Coding for Social Justice
As I wrote in Coding is Political, learning to code gives you power. But what does that power look like? How do you begin to exercise that power?
A full answer to these kinds of questions is lengthy, and I intend to write about that in the near future. One kind of power that you can focus on even if you’re new to programming is the ability to collect and analyze data independently, rather than relying on the work of others. Learning to work with social justice related data means you no longer have to take politicans and others in power at their word when they tell you what “the data” says. You can find data, evalute it, analyze it, and present your own findings. This will help you decide who you can trust, and help you find a voice in speaking truth to power.
The challenges here begin at Chapter 2; you don’t have to wait until you’ve finished the book in order to start applying what you’ve learned to social justice issues. You can use your interest in, and commitment to, social justice to solidifying your learning. Working through these kinds of exercises early on can also help you think about how you might use what you’re learning about programming to address systemic issues at a personal, local, national, and international level.
I’ve written these exercises in response to the Black Lives Matter movement. Each exercise may not appear to relate directly to Black lives, but that’s because Black people’s lives are impacted by a wide range of systemic issues. For example, the US prison system disproportionally incarcerates Black people, even when controlled for type of crime committed. So there are exercises here that clearly relate to Black Lives Matter, but also exercises that relate to a number of social issues that dispoportionally impact Black people’s lives. Additionally, the Black Lives Matter movement began in the US, but it has since led to global protests and renewed efforts to reject the legacy of colonialism. Some of the exercises below focus on issues in the US, but most are phrased in a way that they can be used to dig into relevant issues in different communities around the globe.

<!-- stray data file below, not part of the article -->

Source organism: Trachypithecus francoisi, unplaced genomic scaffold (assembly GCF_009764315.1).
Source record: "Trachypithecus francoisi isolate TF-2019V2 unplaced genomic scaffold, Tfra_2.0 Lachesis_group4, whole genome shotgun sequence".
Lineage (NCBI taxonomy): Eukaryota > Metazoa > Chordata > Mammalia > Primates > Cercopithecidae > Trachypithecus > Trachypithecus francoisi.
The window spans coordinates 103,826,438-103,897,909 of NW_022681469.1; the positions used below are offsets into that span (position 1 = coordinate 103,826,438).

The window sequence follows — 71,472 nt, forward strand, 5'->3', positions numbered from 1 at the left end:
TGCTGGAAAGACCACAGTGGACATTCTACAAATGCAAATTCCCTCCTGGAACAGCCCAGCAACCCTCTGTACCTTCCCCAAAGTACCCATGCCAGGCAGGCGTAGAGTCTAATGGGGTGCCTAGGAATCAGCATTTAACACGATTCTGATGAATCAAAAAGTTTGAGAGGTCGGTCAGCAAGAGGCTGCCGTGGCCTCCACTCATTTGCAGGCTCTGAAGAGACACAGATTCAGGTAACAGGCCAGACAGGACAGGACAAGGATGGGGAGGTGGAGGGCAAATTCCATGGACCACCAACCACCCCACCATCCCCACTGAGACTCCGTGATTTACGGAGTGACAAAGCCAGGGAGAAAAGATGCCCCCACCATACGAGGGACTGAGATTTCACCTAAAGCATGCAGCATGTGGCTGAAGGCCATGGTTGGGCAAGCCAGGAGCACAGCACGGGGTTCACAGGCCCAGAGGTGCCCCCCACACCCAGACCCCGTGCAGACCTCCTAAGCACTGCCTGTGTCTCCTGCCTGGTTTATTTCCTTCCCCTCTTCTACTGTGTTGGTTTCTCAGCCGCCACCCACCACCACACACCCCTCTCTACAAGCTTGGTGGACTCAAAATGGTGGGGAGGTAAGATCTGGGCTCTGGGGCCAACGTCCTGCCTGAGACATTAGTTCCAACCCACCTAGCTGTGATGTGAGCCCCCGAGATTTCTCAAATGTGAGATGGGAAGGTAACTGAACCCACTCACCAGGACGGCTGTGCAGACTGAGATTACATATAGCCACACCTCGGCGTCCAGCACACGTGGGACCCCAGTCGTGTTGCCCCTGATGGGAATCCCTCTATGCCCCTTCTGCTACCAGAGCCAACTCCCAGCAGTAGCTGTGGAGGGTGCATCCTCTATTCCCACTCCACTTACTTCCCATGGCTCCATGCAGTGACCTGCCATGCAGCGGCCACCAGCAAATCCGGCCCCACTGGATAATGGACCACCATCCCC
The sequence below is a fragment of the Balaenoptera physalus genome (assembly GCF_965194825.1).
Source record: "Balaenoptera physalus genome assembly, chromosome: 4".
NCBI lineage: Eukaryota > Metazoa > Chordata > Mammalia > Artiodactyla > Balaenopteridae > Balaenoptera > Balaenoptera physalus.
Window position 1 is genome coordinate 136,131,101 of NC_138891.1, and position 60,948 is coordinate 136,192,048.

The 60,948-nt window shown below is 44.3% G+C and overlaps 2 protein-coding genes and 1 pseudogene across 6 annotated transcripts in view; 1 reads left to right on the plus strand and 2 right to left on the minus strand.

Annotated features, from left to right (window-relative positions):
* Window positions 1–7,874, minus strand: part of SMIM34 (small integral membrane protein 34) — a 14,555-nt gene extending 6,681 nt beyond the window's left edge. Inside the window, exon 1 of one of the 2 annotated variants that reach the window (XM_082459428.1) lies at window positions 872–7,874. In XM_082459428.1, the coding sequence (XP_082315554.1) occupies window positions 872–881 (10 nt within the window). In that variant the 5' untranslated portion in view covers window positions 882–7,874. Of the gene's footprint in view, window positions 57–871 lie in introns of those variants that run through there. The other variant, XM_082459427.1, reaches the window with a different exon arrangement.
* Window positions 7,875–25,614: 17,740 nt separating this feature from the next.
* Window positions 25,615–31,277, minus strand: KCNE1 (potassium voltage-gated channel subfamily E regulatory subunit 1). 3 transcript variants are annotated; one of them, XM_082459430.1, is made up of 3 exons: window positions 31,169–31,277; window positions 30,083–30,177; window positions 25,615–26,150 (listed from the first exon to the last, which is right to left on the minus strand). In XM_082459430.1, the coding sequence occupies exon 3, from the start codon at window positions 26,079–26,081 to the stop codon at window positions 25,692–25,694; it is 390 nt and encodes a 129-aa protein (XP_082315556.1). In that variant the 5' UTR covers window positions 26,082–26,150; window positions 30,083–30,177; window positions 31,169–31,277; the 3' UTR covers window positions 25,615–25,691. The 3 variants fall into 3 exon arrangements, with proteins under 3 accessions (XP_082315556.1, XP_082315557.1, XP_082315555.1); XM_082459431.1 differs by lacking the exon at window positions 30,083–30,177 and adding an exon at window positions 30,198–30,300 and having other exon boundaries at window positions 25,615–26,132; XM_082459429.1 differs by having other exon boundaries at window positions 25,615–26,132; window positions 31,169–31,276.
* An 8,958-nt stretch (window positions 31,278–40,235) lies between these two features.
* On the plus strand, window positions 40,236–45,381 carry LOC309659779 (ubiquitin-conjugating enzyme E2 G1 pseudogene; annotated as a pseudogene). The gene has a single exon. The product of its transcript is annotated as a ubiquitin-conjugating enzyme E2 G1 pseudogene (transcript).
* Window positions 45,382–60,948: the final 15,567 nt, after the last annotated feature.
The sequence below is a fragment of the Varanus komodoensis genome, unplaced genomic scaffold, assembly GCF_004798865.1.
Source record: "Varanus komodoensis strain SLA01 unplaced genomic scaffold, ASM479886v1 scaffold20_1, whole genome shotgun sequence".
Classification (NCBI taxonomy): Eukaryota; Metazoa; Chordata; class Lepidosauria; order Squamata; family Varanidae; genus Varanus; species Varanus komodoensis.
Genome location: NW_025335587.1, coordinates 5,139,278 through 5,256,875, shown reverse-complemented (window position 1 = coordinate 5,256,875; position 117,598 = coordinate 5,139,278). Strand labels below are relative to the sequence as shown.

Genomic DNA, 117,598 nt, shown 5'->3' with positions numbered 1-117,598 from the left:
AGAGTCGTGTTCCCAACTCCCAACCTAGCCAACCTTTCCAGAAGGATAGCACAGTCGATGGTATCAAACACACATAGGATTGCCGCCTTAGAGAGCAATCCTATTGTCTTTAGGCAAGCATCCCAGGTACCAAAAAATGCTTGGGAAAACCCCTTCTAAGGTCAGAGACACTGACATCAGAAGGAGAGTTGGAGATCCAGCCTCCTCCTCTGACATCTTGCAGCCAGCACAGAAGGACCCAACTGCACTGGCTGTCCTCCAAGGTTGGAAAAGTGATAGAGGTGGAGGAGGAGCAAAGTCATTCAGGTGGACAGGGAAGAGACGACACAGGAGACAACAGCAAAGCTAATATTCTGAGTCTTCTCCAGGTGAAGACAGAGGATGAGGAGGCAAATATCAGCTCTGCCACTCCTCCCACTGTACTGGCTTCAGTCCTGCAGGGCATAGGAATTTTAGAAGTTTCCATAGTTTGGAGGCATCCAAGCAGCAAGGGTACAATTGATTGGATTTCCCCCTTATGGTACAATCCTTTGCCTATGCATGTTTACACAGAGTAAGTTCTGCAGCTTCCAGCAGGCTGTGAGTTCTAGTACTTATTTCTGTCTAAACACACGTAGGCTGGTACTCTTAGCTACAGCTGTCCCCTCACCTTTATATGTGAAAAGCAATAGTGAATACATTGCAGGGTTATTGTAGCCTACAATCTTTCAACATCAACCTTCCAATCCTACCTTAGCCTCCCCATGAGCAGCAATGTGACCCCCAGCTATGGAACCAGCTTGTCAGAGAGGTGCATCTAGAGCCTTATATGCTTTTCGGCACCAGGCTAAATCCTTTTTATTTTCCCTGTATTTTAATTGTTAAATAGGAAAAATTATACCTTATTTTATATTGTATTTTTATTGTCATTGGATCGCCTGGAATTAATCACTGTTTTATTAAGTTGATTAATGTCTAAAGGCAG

You don’t have to do every challenge in the set. If one challenge depends on completing a previous challenge, that is usually indicated in the challenge. Challenges are grouped by chapter, so you’ll know when you can start on each one.
About the Data
When addressing social justice issues there is rarely a nice, clean, official, trustworthy database to work from. People in power tend to want to hide or obscure data, particularly data that paints them in an unfavorable light. For that reason, people working in this area work from a variety of data sets, many of which are crowdsourced. Just because a data set is crowdsourced doesn’t mean it’s less reliable; a well-structured and sourced, transparent dataset can be more reliable than an officially produced dataset.